This year’s Salon Art + Design, the 12th edition of a fair dedicated to fine and decorative arts, transforms the Park Avenue Armory into a fabulous and eccentric collector’s house. Open through Monday, it brings together works on paper by the artist Robert Mangold (Zeit Contemporary Art) and wooden sculpture by Louise Nevelson (Galerie Gmurzynska) alongside rare books (Potterton Books), chunky gold Tiffany bracelets (DK Farnum) and a shiny, surreal, curiously tooth-like chair made of solid bronze by Voukenas Petrides (Fumi Gallery).
On the whole, there’s more jewelry than lithography, so it takes an unusual piece of fine art to stand out. But one painting that can do the job is a three-foot-square, lipstick-red near monochrome by the 98-year-old Japanese American painter Ted Kurahara (Caroline Davenport Japanese Art). Broken into subtle vertical bars with two distinct shades of cadmium red — it is titled “Cadmium Red Medium and Deep” (2015) — it glows and flickers like an ethereal fire. Among the furniture, the first thing to look for is an extraordinary parchment desk made with copper and bronze around 1902 by Carlo Bugatti (Galerie Mathivet). With metal discs and four elaborate rosettes on its back, it looks like a computer console from an alien civilization.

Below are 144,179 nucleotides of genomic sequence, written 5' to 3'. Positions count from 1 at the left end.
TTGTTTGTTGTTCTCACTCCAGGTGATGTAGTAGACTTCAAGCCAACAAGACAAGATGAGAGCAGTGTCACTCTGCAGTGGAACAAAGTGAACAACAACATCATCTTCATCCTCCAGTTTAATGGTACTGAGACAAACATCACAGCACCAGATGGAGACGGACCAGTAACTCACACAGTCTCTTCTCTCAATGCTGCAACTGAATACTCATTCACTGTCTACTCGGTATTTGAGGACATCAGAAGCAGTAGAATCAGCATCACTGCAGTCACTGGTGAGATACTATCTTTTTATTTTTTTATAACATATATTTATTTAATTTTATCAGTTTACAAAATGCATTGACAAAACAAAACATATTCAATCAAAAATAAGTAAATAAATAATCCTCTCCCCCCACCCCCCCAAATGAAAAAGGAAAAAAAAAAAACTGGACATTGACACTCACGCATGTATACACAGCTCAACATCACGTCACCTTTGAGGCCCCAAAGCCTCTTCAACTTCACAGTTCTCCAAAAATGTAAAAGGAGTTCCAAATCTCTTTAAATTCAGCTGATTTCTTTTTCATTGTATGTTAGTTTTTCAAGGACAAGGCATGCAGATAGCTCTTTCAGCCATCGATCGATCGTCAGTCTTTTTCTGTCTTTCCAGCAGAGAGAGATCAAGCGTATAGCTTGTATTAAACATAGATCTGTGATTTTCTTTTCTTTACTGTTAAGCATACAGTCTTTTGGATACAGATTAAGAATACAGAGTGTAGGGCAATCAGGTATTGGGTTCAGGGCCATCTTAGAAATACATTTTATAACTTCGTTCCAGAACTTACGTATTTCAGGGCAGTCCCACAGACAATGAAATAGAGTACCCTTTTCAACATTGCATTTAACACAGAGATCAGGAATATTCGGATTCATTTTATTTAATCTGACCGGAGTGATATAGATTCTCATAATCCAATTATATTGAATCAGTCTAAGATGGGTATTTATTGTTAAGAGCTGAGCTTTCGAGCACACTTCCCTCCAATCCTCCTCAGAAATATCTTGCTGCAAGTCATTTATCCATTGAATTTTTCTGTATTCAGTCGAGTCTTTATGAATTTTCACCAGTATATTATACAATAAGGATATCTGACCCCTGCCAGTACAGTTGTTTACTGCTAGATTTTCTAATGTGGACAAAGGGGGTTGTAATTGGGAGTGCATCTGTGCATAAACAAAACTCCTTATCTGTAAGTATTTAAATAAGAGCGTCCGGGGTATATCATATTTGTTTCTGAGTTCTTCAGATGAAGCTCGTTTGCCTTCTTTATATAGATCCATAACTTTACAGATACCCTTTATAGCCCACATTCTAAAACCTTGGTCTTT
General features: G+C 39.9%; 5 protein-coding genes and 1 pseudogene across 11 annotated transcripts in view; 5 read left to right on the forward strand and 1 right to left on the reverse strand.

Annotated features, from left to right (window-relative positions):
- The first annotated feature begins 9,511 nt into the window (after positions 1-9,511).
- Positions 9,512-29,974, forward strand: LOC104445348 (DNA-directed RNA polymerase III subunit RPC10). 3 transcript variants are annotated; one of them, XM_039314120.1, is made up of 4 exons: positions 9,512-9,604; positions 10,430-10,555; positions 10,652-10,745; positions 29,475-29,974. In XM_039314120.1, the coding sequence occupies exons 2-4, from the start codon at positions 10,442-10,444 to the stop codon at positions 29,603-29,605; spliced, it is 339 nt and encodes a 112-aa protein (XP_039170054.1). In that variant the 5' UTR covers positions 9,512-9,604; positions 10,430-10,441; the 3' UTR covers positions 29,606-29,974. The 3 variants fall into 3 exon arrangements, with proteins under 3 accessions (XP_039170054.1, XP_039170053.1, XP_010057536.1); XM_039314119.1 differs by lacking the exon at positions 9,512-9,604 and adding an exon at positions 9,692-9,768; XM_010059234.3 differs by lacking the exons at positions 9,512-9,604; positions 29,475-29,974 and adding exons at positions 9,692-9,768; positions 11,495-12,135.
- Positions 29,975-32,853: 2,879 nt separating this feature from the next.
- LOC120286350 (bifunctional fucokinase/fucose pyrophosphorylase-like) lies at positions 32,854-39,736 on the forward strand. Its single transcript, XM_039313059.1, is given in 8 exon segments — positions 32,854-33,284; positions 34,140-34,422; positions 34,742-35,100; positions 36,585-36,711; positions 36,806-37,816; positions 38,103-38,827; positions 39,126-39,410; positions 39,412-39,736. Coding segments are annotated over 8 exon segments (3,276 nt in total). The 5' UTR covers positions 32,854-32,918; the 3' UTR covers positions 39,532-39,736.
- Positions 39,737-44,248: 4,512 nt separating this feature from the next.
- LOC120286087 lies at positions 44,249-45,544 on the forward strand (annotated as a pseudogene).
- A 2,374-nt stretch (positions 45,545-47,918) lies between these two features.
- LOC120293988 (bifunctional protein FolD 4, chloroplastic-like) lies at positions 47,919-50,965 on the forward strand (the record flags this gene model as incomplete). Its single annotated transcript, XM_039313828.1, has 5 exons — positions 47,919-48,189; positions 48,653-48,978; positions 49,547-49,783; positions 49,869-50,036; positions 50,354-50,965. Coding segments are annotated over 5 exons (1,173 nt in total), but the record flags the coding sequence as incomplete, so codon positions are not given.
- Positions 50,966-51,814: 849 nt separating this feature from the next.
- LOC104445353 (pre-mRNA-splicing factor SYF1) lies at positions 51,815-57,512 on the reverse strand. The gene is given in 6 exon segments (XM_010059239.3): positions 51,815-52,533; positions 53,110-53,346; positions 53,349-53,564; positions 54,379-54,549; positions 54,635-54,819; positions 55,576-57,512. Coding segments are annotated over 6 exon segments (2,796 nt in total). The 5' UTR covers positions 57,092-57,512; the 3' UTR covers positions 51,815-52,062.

At Mercado Moderno, a 1958 canapé with matching armchairs by the Brazilian designer Joaquim Tenreiro, all squares of dark, knife-edged wood filled with tightly-woven cane, are astonishing: severe but gracious, imposing but spare, abstract but, because of the cane, with an underlying warmth. A tapestry at Bernard Goldberg Fine Arts makes an interesting complement. Created around 1908 by the Czech puppeteer, painter and teacher Rudolf Livora, it shows a girl in a tight-fitting purple knit cap playing a double flute. Looking down and closing her eyes, she is clearly concentrating — but whether she’s absorbed in the music or simply finding it difficult is impossible to say.
Salon Art + Design, Park Avenue Armory, 643 Park Ave., thesalonny.com.